Mr Johnson said the tax rise sends out the wrong signals to entrepreneurs
Mayor of London Boris Johnson has warned that British enterprise will suffer if high earners are made to pay more tax.
The government is planning to raise the top level of income tax to 45%, and the Conservatives have indicated they will not reverse the increase, if elected.
Mr Johnson told BBC Radio 4's Any Questions? that "clobbering the rich" would stifle the City's potential.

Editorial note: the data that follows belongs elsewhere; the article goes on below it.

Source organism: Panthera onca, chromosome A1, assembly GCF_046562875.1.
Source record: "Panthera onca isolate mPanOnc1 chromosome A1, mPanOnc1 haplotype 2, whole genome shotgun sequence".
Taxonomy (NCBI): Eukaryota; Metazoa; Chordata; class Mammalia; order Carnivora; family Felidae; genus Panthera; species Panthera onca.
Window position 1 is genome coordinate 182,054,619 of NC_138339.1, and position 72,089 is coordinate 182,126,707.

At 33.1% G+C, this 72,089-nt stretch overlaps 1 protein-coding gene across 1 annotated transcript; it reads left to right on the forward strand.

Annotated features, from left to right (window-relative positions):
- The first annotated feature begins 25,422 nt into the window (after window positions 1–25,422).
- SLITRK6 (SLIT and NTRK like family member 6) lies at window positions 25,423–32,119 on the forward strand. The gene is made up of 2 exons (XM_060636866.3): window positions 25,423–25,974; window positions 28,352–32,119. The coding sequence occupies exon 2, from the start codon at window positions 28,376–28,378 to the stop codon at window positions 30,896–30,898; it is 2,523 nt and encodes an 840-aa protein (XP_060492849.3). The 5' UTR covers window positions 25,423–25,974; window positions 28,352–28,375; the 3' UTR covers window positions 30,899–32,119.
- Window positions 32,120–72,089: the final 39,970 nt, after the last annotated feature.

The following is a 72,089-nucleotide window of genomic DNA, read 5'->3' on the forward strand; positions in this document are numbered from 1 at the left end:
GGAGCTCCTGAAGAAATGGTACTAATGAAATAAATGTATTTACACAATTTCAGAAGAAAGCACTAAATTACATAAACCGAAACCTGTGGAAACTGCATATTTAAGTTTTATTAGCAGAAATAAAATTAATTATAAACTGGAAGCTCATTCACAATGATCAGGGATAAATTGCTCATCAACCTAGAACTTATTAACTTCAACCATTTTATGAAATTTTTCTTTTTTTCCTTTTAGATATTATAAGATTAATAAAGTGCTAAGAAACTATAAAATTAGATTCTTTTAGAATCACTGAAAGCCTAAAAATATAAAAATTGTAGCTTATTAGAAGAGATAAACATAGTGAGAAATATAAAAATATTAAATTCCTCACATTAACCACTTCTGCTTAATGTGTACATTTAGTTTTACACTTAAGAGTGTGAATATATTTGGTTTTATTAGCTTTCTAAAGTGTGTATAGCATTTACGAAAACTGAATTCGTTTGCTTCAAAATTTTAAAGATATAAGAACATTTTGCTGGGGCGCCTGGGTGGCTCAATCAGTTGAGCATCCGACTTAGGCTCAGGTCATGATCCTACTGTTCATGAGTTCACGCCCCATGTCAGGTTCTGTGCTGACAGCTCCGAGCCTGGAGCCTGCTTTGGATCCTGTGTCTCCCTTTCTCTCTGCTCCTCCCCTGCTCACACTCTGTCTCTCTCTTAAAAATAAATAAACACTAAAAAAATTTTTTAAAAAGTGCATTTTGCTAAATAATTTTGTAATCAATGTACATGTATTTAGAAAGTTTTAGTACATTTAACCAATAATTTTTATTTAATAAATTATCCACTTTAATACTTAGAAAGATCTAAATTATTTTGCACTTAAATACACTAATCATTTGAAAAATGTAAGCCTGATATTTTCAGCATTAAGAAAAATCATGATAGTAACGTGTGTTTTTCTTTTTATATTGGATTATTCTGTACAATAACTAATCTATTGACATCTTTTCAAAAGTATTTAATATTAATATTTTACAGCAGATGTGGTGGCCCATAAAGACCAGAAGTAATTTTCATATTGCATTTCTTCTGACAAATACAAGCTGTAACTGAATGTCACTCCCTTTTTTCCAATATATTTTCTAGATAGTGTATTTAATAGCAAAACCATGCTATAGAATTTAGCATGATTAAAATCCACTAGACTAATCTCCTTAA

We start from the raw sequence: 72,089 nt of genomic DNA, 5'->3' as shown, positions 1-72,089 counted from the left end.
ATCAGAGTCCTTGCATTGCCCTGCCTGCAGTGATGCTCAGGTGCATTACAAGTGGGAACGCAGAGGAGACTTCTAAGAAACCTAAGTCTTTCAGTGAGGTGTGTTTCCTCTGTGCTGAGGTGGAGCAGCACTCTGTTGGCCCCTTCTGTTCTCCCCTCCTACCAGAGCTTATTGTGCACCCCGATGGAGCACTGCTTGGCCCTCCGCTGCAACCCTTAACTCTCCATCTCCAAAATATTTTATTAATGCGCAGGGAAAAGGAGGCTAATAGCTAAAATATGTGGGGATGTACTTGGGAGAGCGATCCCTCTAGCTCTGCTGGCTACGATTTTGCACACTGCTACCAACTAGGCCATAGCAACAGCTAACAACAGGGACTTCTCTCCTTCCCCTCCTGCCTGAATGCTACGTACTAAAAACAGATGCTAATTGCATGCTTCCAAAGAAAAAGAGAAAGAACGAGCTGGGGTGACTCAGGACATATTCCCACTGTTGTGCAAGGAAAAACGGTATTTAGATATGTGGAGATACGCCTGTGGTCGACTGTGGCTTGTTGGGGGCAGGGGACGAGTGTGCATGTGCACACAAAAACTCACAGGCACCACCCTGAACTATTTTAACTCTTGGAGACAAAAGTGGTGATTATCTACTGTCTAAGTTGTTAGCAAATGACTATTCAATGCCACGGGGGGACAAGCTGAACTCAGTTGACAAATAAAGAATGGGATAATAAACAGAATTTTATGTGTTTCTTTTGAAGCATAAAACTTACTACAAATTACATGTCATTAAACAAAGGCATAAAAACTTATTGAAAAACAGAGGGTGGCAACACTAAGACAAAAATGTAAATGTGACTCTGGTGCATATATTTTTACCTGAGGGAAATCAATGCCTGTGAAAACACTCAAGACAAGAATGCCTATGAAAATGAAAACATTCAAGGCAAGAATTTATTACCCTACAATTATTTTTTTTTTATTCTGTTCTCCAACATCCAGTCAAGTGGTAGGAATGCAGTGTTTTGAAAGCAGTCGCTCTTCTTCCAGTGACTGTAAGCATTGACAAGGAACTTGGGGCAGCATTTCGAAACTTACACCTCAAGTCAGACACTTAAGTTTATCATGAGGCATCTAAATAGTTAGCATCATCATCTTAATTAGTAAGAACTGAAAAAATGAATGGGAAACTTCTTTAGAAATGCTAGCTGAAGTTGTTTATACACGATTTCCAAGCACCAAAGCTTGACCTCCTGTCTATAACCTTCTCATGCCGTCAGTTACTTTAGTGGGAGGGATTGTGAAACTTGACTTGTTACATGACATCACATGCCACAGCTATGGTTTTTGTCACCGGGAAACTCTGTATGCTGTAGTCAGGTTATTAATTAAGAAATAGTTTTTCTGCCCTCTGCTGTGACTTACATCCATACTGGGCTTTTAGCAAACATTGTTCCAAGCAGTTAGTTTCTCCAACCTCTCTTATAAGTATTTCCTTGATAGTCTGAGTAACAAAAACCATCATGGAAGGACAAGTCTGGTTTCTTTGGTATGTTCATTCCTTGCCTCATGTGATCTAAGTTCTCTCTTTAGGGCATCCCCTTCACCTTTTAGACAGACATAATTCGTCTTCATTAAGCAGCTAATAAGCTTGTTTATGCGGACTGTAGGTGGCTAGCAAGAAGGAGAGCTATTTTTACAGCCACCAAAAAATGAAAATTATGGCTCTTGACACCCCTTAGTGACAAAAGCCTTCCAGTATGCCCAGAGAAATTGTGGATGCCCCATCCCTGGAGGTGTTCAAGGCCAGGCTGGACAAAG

The 45% rate will apply to earnings over £150,000 from 2011.
It was announced in November's pre-budget report by Chancellor Alistair Darling, along with a 0.5% rise in National Insurance contributions.
Tory mayor Mr Johnson said: "It sends out a signal to people who create wealth, people who are energetic... can generate new industries or drive large enterprises of one kind or another... that we want to take more of their proceeds away than before.
"It is a deterrent to enterprise."
Shadow Chancellor George Osborne told the BBC that raising the top rate would be "difficult to avoid".
Lib Dem Treasury spokesman Vince Cable has said high earners will simply avoid the high rate by declaring income as capital gains, taxed at 18%. He has called for a shake-up to make the tax system fairer.